fact a hoverfly called - Volucella
zonaria, also known as the Hornet Mimic
It is most frequently seen in urban areas and even in
cities, and particularly along the south coast. It is
active May to November peaking in August. Adults visit
flowers. The larvae have been found in wasps
This species became established in Britain in the
1940s and before that it was thought to be rare. It
has very much a southerly distribution with most
records coming from south of a line from the Severn
Estuary to The Wash, however it seems to be expanding
who lives near Baffins Pond took a walk to see how the
sea defences were progressing on the Eastern Road. He
took this shot of what remains of what was one of his
favourite places to watch birds. I have also had some
good birdwatching from that quay. Now, it's gone!
popped over to Sinah Common on Hayling Island on
Sunday (July 31) for the Purple Hairstreaks in the
stunted oaks. They were there, but reluctant to come
down. Best place was the entrance to the Golf Club Car
Park. He says you'll need a longish lens to get them,
they weren't that high in tree, but beyond his
camera's range. He also saw lots of dragonflies and
managed to get a shot of a Common Hawker but
the rest were just too quick. The Bedeguar gall
which grows on roses was there too.
Tom went onto
Portsdown Hill and found some Chalkhill Blues
and got this nice shot of a Nettle-leaved
AUGUST 1 - 2016
I had an
interesting walk along the path beside Dolphin Creek
at the end of Queen Street this morning. This is one
of our official waysides, though the notices have long
I was puzzled by some plants at the northern end of
the wayside with spikes of pale mauve flowers. They
were clearly Toadflaxes, but which one? I was
initially inclined towards Pale Toadflax until I
examined the flowers more closely and discovered that
the spurs below the flowers were long and curved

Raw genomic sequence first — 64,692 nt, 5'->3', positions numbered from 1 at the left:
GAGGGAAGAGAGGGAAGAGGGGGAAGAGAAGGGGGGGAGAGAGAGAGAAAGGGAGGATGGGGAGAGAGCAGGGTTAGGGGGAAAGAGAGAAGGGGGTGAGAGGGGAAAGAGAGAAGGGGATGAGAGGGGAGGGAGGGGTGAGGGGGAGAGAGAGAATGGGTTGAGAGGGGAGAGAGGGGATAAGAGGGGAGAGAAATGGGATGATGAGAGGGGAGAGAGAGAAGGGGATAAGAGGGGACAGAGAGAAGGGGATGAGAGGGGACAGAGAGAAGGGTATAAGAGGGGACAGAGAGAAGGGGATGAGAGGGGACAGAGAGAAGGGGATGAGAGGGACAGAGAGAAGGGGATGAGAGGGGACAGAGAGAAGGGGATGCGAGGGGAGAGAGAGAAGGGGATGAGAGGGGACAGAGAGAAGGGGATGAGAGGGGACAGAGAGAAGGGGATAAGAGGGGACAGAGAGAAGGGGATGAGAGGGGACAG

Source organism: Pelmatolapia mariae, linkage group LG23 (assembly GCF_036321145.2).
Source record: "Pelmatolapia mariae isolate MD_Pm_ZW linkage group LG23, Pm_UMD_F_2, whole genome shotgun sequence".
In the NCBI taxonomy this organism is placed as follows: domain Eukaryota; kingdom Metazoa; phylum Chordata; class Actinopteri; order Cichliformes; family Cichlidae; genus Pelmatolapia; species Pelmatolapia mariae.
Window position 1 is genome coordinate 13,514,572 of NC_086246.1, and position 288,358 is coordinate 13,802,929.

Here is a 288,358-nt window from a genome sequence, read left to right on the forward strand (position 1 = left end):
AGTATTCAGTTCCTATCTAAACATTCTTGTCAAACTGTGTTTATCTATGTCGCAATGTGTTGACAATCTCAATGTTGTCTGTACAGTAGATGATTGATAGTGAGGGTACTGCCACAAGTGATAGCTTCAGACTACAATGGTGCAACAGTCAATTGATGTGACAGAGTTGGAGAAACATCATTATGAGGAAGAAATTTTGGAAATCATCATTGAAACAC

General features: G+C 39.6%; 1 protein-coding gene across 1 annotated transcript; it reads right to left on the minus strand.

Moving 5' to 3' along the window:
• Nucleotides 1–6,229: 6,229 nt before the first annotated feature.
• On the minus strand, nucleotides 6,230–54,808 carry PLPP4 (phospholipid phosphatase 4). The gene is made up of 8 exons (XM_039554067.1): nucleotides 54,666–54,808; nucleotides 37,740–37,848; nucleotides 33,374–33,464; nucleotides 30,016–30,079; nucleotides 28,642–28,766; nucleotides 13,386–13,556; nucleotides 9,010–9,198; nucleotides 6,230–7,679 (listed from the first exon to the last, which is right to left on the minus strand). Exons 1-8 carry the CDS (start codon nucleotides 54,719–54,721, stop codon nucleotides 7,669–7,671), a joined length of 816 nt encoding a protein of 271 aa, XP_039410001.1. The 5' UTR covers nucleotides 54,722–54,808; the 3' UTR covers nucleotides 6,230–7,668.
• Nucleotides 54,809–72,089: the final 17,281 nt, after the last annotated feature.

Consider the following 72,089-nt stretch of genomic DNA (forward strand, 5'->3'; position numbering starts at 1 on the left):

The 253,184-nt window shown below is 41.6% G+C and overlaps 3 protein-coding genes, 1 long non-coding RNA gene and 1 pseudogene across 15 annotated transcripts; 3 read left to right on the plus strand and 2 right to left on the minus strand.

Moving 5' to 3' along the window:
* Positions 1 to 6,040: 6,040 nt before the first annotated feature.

suggesting a very pale Purple Toadflax. The spurs on
Pale Toadflax would have been short and straight.
A bit further along
the wayside before you get to the seat are some more
puzzling plants. These are umbellifers with shiny
green leaves and tough ridged stems sprawling over the
ground. They have multiple flowering heads both at the
top of the stems and in the leaf axils.
deliberation, I finally nailed them as Wild Celery
(Apium graveolens) which I have only
seen once before - in a roadside ditch while carrying
out a BSBI tetrad survey with John Norton at Northney
on 10-Jul-2011. This is certainly a waysides first and
maybe a first for Emsworth? The Hants Flora describes
it as 'very local', found in brackish marshes and
creek banks on the coast, but not inland. So, the
habitat on Dolphin Creek is right, as this path is
frequently flooded with sea water at high water.
This photo is taken
looking north along the Dolphin Creek path towards the
Old Flour Mill. The Wild Celery were on the left
further along the path. The photo shows the fine
display of Perennial Sow-thistle with large
bright yellow flowers.
I also stopped to
admire the tiny red flowers of Knotgrass
adorning the edges of the path.
I went down
onto the shingle beach to the east of Emsworth town.
I checked several salt
tolerant plants growing there including masses of
Spear-leaved Orache, Sea Beet a Groundsel along with
some Grass-leaved Orache and Sea Mayweed on the wall.
One of the
young Starlings that regularly visit my fat ball
feeders in the back garden has a very spotty chest. In
fact, when I first saw it I thought it was a Song
Thrush though I have not seen one of those for ages. I
managed to get this shot of it feeding on one of the
fat ball feeders.
earlier observations go to . . July